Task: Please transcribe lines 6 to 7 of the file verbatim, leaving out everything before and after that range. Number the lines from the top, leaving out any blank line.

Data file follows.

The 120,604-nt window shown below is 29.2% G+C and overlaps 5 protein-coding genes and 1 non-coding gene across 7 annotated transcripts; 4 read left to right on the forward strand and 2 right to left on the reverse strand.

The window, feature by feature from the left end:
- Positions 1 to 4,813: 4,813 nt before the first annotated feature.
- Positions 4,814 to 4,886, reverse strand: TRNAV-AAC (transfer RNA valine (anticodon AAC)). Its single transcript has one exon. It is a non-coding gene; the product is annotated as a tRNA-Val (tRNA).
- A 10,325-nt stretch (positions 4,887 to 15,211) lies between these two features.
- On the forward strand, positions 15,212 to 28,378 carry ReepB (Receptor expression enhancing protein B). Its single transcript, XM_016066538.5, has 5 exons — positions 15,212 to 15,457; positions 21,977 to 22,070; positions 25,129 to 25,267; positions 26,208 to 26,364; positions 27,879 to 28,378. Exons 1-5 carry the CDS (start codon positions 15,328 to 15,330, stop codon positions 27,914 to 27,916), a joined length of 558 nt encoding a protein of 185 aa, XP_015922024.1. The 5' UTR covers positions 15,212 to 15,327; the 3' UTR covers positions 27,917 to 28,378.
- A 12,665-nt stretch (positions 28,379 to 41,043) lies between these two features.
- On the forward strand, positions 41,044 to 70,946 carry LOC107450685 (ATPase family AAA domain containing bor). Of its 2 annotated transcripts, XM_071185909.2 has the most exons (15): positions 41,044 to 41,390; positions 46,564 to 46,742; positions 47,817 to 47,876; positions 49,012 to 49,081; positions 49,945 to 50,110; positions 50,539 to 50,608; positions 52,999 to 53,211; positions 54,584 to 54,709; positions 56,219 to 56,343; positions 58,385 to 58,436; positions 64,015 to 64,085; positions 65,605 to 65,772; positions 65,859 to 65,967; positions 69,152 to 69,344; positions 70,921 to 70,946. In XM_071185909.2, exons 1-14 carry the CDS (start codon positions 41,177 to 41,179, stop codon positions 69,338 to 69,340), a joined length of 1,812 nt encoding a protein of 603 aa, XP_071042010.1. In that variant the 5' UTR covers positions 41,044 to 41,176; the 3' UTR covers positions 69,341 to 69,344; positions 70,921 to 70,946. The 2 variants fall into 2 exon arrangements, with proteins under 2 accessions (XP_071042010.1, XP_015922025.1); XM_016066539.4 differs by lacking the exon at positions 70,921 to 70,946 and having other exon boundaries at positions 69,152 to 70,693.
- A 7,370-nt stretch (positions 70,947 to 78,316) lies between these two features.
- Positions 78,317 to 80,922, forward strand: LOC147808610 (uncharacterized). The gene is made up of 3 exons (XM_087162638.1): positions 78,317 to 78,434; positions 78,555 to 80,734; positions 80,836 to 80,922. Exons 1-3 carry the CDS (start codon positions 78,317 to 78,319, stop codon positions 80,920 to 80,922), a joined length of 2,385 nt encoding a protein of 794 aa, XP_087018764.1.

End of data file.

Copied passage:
- On the forward strand, positions 15,212 to 28,378 carry ReepB (Receptor expression enhancing protein B). Its single transcript, XM_016066538.5, has 5 exons — positions 15,212 to 15,457; positions 21,977 to 22,070; positions 25,129 to 25,267; positions 26,208 to 26,364; positions 27,879 to 28,378. Exons 1-5 carry the CDS (start codon positions 15,328 to 15,330, stop codon positions 27,914 to 27,916), a joined length of 558 nt encoding a protein of 185 aa, XP_015922024.1. The 5' UTR covers positions 15,212 to 15,327; the 3' UTR covers positions 27,917 to 28,378.
- A 12,665-nt stretch (positions 28,379 to 41,043) lies between these two features.